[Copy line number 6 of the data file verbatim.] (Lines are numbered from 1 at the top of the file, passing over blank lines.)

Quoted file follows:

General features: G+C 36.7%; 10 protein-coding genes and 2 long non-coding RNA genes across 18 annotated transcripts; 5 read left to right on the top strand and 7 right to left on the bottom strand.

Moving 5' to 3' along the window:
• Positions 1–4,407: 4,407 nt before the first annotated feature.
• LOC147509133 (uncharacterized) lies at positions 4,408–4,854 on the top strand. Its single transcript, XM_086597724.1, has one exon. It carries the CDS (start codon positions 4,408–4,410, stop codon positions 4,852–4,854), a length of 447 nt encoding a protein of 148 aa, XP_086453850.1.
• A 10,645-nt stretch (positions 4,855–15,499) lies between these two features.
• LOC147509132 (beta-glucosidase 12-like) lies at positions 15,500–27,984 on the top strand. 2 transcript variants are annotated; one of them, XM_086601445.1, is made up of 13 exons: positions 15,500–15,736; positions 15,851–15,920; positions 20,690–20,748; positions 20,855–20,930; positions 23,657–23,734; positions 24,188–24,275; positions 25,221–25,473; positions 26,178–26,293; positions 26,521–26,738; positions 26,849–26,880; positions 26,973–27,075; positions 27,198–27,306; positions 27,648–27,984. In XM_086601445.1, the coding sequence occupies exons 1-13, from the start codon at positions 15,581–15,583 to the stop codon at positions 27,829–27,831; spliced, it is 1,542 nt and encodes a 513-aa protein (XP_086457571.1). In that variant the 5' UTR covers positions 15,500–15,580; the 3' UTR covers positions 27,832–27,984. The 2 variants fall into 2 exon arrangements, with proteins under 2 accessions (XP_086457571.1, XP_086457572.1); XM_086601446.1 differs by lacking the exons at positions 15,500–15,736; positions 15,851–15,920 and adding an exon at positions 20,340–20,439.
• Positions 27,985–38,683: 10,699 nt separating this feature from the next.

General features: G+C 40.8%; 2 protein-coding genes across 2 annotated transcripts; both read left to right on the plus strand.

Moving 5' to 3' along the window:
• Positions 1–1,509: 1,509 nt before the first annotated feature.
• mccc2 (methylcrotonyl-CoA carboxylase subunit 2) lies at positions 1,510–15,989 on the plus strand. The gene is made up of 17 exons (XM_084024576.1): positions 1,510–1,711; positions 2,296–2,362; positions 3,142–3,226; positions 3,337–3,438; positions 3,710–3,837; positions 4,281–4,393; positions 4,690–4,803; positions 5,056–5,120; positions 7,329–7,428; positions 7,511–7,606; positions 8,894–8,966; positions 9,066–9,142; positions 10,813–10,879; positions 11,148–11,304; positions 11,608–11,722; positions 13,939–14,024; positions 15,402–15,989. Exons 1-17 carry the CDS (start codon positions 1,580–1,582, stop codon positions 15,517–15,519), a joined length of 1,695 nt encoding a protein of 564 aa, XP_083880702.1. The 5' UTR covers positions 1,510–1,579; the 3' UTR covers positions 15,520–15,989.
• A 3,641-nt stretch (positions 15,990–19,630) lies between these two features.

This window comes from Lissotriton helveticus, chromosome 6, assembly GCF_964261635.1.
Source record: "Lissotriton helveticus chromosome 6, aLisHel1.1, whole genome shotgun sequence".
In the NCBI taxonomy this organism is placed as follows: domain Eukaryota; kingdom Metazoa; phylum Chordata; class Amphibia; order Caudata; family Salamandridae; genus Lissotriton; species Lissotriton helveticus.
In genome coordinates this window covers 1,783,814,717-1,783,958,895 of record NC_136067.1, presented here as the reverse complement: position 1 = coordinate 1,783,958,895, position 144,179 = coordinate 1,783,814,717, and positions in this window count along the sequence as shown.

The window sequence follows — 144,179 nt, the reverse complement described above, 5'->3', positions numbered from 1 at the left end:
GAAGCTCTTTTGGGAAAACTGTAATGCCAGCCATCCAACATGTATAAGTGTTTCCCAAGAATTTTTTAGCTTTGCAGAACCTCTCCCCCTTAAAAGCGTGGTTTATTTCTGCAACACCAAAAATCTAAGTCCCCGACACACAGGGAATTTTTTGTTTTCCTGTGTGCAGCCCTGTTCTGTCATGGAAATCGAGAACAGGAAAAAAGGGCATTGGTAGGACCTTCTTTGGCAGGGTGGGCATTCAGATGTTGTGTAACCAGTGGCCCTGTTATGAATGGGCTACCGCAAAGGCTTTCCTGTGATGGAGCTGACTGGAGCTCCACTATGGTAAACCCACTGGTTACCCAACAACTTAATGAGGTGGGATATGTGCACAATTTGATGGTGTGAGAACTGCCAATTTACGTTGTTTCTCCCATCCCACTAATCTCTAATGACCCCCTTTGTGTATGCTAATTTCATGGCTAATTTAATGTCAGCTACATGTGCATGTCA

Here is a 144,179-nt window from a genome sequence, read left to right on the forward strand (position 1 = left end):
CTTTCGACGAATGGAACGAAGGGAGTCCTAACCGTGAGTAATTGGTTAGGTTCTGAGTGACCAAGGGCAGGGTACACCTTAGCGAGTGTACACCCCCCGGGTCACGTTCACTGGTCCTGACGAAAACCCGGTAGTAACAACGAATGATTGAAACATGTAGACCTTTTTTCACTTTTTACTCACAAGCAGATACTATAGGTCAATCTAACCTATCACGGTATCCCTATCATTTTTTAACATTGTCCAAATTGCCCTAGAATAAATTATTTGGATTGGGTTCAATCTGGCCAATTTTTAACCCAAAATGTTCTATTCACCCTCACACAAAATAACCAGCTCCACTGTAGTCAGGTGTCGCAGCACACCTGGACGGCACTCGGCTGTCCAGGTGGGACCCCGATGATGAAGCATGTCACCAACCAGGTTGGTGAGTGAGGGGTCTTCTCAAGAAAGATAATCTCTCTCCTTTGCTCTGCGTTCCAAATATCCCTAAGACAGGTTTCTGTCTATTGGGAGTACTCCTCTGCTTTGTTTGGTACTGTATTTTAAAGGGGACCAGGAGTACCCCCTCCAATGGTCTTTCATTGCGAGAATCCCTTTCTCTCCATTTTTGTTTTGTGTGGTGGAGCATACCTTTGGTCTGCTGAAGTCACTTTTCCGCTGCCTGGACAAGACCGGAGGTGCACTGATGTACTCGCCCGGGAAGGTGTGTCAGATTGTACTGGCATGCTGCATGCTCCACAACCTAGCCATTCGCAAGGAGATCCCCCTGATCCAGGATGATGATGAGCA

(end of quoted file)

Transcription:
• LOC147509132 (beta-glucosidase 12-like) lies at positions 15,500–27,984 on the top strand. 2 transcript variants are annotated; one of them, XM_086601445.1, is made up of 13 exons: positions 15,500–15,736; positions 15,851–15,920; positions 20,690–20,748; positions 20,855–20,930; positions 23,657–23,734; positions 24,188–24,275; positions 25,221–25,473; positions 26,178–26,293; positions 26,521–26,738; positions 26,849–26,880; positions 26,973–27,075; positions 27,198–27,306; positions 27,648–27,984. In XM_086601445.1, the coding sequence occupies exons 1-13, from the start codon at positions 15,581–15,583 to the stop codon at positions 27,829–27,831; spliced, it is 1,542 nt and encodes a 513-aa protein (XP_086457571.1). In that variant the 5' UTR covers positions 15,500–15,580; the 3' UTR covers positions 27,832–27,984. The 2 variants fall into 2 exon arrangements, with proteins under 2 accessions (XP_086457571.1, XP_086457572.1); XM_086601446.1 differs by lacking the exons at positions 15,500–15,736; positions 15,851–15,920 and adding an exon at positions 20,340–20,439.